Honda Motor Paid Extra Bonuses to Ohio Employees, Asks Money Back with a Deadline


In an unusual development, Honda has asked hundreds of its employees to pay back part of their bonuses. The Japanese car manufacturer has claimed that it overpaid its employees at the Marysville Honda Motor Co. factory in Ohio. Honda has given its employees nine days —until Sept. 22—to return part of their bonuses. 3,900 workers currently work at Honda’s Ohio plant and it is unclear how many of them received the extra bonus. The Marysville plant in Ohio produces cars such as Accord, CR-V, TLX, NSX, and Integra.

The company informed the employees about its decision via a memo and stated that it had miscalculated the bonus amount. Honda has now asked its employees to choose how they wanted to repay part of their bonuses. Employees can either pay the money back up front or get it deducted from their future payments and bonuses.

Those who fail to respond would automatically have the money deducted from their salary. According to a report by NBC4, Honda confirmed that it had indeed asked its employees to pay back some of their bonuses. The company has further claimed that its move is legally justified. But Honda has refused to divulge how much it has asked its employees to repay.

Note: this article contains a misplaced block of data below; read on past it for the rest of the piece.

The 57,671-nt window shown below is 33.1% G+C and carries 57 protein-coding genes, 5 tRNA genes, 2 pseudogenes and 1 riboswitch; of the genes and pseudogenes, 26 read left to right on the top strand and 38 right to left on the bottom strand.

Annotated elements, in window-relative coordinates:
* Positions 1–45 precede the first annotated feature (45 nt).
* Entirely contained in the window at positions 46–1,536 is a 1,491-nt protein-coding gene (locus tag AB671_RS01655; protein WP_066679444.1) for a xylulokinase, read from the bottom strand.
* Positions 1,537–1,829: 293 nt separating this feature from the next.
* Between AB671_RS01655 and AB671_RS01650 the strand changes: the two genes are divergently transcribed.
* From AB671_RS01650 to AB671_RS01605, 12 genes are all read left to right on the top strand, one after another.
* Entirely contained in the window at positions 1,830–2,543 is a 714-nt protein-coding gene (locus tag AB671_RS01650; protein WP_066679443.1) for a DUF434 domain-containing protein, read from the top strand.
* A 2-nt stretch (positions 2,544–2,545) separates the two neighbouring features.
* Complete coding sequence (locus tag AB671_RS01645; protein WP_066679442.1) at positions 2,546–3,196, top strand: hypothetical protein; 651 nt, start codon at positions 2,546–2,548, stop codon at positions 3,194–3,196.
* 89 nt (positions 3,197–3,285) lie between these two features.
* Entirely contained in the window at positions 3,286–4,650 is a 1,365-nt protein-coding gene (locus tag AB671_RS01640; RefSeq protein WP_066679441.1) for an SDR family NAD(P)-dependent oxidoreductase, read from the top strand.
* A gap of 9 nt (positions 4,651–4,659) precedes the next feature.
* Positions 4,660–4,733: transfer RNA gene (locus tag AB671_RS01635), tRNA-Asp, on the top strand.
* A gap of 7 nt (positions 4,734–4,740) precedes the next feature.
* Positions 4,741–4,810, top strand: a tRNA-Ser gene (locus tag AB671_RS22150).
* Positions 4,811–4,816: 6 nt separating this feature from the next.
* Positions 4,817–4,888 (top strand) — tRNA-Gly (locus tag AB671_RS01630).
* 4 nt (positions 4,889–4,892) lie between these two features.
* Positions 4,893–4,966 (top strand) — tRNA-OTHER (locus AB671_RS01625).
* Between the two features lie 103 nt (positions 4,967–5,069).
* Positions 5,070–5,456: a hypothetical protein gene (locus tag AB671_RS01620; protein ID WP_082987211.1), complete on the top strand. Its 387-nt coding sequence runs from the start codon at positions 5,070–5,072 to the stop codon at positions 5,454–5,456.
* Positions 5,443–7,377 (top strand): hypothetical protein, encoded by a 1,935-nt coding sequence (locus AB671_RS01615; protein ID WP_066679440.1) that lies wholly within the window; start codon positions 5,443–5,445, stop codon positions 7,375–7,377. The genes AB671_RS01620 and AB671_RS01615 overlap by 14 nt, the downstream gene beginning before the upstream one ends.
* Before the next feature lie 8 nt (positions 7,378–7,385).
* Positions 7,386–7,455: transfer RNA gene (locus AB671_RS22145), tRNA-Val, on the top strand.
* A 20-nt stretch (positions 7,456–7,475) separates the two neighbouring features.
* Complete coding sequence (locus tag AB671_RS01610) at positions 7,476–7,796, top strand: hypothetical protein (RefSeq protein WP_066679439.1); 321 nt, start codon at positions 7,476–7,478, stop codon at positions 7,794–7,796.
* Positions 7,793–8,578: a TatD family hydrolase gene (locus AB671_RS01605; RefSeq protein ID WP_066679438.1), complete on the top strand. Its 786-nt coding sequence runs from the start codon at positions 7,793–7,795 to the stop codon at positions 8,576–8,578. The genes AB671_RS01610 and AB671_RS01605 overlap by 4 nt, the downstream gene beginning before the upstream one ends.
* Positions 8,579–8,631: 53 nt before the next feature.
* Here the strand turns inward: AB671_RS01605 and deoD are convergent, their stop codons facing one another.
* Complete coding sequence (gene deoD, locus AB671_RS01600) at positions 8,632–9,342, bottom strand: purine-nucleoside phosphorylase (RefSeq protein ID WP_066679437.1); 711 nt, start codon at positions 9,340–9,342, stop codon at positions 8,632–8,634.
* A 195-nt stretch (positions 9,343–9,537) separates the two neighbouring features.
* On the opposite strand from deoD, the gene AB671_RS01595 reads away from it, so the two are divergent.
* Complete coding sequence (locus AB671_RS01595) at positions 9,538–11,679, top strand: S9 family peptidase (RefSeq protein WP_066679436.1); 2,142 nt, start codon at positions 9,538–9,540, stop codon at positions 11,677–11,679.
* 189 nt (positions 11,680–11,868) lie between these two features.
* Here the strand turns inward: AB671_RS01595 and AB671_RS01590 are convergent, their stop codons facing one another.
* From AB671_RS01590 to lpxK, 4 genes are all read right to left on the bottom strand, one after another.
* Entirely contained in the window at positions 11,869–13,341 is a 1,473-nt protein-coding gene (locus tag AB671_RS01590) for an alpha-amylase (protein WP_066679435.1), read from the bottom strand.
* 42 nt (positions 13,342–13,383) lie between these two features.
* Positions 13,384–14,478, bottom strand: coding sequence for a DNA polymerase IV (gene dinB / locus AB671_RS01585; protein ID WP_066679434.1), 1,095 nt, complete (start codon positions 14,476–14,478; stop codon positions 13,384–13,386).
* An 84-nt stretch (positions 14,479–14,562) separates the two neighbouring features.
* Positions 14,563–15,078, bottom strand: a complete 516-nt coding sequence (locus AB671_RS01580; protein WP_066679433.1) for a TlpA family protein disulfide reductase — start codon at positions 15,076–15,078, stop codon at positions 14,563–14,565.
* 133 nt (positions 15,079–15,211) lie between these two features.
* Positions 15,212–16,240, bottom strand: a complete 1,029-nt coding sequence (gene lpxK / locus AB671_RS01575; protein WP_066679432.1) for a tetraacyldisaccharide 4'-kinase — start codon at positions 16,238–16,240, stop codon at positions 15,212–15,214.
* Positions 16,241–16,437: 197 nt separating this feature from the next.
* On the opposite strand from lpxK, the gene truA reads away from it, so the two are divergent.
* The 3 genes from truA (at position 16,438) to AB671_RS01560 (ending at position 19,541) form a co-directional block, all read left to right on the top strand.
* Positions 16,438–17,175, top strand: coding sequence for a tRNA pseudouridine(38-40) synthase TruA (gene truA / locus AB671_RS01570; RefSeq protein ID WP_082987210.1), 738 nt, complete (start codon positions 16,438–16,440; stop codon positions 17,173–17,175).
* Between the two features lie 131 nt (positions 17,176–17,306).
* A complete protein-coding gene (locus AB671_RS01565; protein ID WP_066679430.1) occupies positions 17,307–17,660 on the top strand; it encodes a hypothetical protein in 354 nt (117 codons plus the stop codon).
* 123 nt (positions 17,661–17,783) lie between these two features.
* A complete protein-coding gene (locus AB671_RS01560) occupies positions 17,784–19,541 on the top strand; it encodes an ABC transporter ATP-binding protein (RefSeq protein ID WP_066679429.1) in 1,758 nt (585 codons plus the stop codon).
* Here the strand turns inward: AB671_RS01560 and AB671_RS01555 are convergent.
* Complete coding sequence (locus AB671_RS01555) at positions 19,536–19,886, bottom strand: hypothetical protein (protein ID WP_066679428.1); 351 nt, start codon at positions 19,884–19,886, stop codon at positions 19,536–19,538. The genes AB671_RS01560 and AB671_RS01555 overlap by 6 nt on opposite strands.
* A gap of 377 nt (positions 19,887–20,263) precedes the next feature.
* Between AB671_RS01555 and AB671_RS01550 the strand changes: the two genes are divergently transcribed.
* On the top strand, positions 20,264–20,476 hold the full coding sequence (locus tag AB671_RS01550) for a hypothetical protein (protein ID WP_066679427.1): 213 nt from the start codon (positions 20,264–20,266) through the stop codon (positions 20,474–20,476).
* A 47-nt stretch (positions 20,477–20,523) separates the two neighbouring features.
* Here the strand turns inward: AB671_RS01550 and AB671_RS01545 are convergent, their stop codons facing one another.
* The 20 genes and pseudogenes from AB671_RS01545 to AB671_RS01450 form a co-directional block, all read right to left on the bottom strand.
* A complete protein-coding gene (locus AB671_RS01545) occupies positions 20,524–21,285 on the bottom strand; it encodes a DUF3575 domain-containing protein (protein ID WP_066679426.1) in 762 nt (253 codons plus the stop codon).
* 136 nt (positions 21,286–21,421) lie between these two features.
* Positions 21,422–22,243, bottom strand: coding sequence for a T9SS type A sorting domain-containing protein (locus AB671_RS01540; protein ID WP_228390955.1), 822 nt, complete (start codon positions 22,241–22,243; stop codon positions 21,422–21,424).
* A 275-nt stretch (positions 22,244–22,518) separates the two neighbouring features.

Honda issued a statement and said that they were working to resolve the sensitive matter quickly. “Earlier this month Honda provided bonus payments to its associates, some of whom received overpayments. Issues related to compensation are sensitive matter. We are working quickly on this item to minimize any potential impact on our associates,” the company said in a statement.

If reports are to be believed, some employees have been asked to return as much as eight per cent of their bonus. Many have already spent the money on mortgages and groceries.

It is worth noting that Honda Motor saw its revenues decline more than 4% and profits slump by almost a quarter. In May, Honda reported its lowest operating profit in four years and declined to provide an outlook for the rest of the year.

Honda’s controversial decision comes in the backdrop of supply chain, chip shortage, and logistical issues. Last month, the company had also announced that it would slash production by up to 40 per cent in Japan in September.

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